Genetic mitochondrial disease is present in about 1 out of every 5,000 babies, who face insurmountable odds from the moment they are born. That’s because at present, there is no cure for these conditions. But a new assisted reproductive technology that prevents the transmission of mitochondrial disease from mother to child holds great promise.
Mitochondrial replacement (MR) therapy combines the nuclear DNA from the mother with healthy mitochondria from a donor egg to create a healthy new egg that can be fertilized with the father’s sperm, thereby yielding a “three-person baby.” Last year, the world’s first three-person baby resulting from this method was delivered by U.S. doctors in Mexico, where there are no laws prohibiting the procedure.
The healthy newborn got about 0.1 percent of his DNA from the donor, and the vast majority of his genetic code – specifying eye color, hair, etc. – from his mom and dad.
Mitochondrial DNA comprises just a small percentage of our total DNA, containing just 37 of the 20,000 to 25,000 protein-coding genes in our body. And while nuclear DNA comes from both parents, “our mitochondrial DNA comes directly from our mothers, so my mitochondrial genome will be exactly like my mother’s, yours will be like your mother’s, and so on,” says Lavanya Rishishwar, former grad student in the lab of Petit Institute researcher King Jordan and team lead for Applied Bioinformatics Laboratory (ABiL, a public-private partnership between Georgia Tech and IHRC Inc.).
While the method hasn’t been green lighted in the U.S. yet, the United Kingdom gave the go-ahead for MR therapy in December. This announcement came in the wake of concerns about the safety of MR therapy that were raised by evolutionary biologists, who argue that nuclear and mitochondrial genomes evolved concurrently, and therefore mitochondria from one person or population may not be compatible with nuclear material from another.
In support of the evolutionary biologists’ nuclear-mitochondrial mismatch hypothesis, a number of previous studies on model organisms have provided evidence for incompatibility between nuclear and mitochondrial genomes from divergent populations of the same species. But a recent study by Jordan and Rishishwar published in BMC Genomics lays those fears to rest.
“The alarm was raised based on work that was done on model systems,” says Jordan, associate professor in the School of Biological Sciences and director of the Bioinformatics Graduate Program. “They didn’t work with humans, they worked with fruit flies, with mice, and those experiments resulted in a host of different problems for the resulting offspring. The key is, those were artificial experiments. Meanwhile, there’s been an ongoing natural experiment that has been conducted over millennia in human populations.”
So Jordan and Rishishwar tested the nuclear-mitochondrial mismatch hypothesis for humans by observing the source: humanity. They used data from the 1,000 Genomes Project and the Human Genome Diversity Project, studying the incidents of nuclear- mitochondrial DNA mismatch seen in more than 3,500 people from about 60 populations on five continents.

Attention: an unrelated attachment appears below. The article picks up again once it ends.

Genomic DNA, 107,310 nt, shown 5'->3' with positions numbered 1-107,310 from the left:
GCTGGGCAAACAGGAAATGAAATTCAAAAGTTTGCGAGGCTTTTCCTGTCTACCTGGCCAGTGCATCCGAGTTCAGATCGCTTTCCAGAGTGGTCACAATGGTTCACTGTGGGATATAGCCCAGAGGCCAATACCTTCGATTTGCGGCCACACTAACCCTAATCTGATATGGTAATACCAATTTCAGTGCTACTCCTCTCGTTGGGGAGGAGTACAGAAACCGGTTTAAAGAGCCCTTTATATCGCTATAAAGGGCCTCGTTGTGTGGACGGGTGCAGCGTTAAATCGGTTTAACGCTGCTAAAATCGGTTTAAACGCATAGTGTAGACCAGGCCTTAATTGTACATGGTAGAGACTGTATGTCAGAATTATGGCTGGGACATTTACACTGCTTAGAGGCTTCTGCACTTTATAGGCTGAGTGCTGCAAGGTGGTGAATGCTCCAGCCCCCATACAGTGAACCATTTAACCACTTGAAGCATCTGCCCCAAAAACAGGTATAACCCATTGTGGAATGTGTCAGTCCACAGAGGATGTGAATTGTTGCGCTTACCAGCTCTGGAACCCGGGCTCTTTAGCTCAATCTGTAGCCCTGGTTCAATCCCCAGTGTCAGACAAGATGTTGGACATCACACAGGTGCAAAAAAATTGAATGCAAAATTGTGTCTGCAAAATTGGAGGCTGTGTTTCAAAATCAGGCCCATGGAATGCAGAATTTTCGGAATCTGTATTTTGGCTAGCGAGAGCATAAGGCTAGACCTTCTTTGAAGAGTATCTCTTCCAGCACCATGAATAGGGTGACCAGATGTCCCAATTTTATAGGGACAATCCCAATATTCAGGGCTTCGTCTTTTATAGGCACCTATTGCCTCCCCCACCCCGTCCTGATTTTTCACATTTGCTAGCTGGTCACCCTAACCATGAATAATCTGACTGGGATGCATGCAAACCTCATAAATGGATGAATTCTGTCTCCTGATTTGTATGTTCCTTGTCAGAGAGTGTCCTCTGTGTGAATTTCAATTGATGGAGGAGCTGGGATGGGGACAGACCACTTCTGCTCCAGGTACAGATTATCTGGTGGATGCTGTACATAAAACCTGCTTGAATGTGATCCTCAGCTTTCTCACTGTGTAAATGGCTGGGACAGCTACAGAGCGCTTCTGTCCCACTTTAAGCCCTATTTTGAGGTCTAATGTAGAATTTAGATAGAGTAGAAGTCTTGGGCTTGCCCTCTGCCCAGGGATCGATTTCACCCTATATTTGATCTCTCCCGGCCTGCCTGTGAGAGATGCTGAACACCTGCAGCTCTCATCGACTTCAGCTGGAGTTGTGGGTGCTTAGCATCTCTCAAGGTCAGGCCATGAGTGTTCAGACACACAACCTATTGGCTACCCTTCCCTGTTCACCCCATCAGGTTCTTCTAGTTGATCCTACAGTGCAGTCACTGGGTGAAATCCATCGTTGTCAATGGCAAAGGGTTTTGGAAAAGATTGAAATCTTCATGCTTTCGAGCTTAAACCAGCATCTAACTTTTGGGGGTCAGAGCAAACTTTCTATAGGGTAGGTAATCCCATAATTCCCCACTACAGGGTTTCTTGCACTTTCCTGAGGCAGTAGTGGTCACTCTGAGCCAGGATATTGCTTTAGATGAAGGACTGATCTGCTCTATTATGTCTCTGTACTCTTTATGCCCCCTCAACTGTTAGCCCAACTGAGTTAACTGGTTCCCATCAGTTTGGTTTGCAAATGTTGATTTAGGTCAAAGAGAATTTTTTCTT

“We’ve been working for some years on human population genomics and remain interested in admixed American populations,” Jordan says. “The trajectory of modern human evolution for the past 50,000 to 100,000 years starts with the journey out of Africa, followed by a long period when populations were geographically isolated for the most part. During that time, human populations genetically diverged since they were physically isolated.”
But over the past 500 years or so, since Columbus came to the new world from Europe, “that process of isolation and divergence got flipped upside down,” Jordan notes. “Over a very short evolutionary time, you had populations from the Americas, Europe, and shortly thereafter, Africa because of the transatlantic slave trade, that were all brought together.”
Hence, in the Americas we’ve seen the creation of genome sequences that are evolutionarily novel in the history of humanity, in that they contain combinations of variants that had never existed together before. Jordan and his team have been studying this for a while, and understood that healthy individuals can bear combinations of variants that had different ancestral sources within the same genomic background.
“We knew that at a very intuitive level because of our own research,” says Jordan, who stumbled on a paper in Nature expressing the grave concerns of evolutionary biologists and thought, “instead of relying on artificial experiment systems, why don’t we just try to read the results of this long, ongoing experiment of human evolution and see what it tells us.”
They found that even people with very similar nuclear DNA (nDNA) genomes can have highly divergent mitochondrial DNA (mtDNA) and vice versa. Ultimately, their results showed that mitochondrial and nuclear genomes from divergent human populations can co-exist in healthy individuals, indicating that mismatched nDNA-mtDNA combinations are basically harmless and not likely to jeopardize the safety of MR therapy.
“We tend to think that the story of our evolution is the story of migration, physical isolation, and genetic diversification,” Jordan says. “But all throughout that process, there was admixture along the way. It’s not like there was a linear, onward march. It confirms and underscores the fact that humans are a relatively evolutionarily young species, and from the genetic perspective, there is complete compatibility between human populations.”